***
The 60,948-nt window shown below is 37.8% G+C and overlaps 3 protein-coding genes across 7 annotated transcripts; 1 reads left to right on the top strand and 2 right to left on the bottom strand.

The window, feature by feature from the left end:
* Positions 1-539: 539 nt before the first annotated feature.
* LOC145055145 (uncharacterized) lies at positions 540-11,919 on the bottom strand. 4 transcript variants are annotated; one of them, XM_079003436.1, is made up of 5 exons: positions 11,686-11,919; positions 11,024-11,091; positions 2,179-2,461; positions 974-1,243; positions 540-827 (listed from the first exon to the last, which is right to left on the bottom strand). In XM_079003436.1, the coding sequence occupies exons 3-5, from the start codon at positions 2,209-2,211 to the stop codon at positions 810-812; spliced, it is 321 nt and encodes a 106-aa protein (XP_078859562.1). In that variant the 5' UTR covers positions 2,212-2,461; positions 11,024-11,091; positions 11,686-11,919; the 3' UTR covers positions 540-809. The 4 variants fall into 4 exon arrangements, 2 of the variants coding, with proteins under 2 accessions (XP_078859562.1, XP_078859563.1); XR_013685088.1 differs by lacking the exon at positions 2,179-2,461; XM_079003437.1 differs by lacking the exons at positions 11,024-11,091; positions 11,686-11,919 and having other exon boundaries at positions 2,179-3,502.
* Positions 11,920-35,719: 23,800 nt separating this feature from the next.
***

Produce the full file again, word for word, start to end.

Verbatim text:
The 60,948-nt window shown below is 37.8% G+C and overlaps 3 protein-coding genes across 7 annotated transcripts; 1 reads left to right on the top strand and 2 right to left on the bottom strand.

The window, feature by feature from the left end:
* Positions 1-539: 539 nt before the first annotated feature.
* LOC145055145 (uncharacterized) lies at positions 540-11,919 on the bottom strand. 4 transcript variants are annotated; one of them, XM_079003436.1, is made up of 5 exons: positions 11,686-11,919; positions 11,024-11,091; positions 2,179-2,461; positions 974-1,243; positions 540-827 (listed from the first exon to the last, which is right to left on the bottom strand). In XM_079003436.1, the coding sequence occupies exons 3-5, from the start codon at positions 2,209-2,211 to the stop codon at positions 810-812; spliced, it is 321 nt and encodes a 106-aa protein (XP_078859562.1). In that variant the 5' UTR covers positions 2,212-2,461; positions 11,024-11,091; positions 11,686-11,919; the 3' UTR covers positions 540-809. The 4 variants fall into 4 exon arrangements, 2 of the variants coding, with proteins under 2 accessions (XP_078859562.1, XP_078859563.1); XR_013685088.1 differs by lacking the exon at positions 2,179-2,461; XM_079003437.1 differs by lacking the exons at positions 11,024-11,091; positions 11,686-11,919 and having other exon boundaries at positions 2,179-3,502.
* Positions 11,920-35,719: 23,800 nt separating this feature from the next.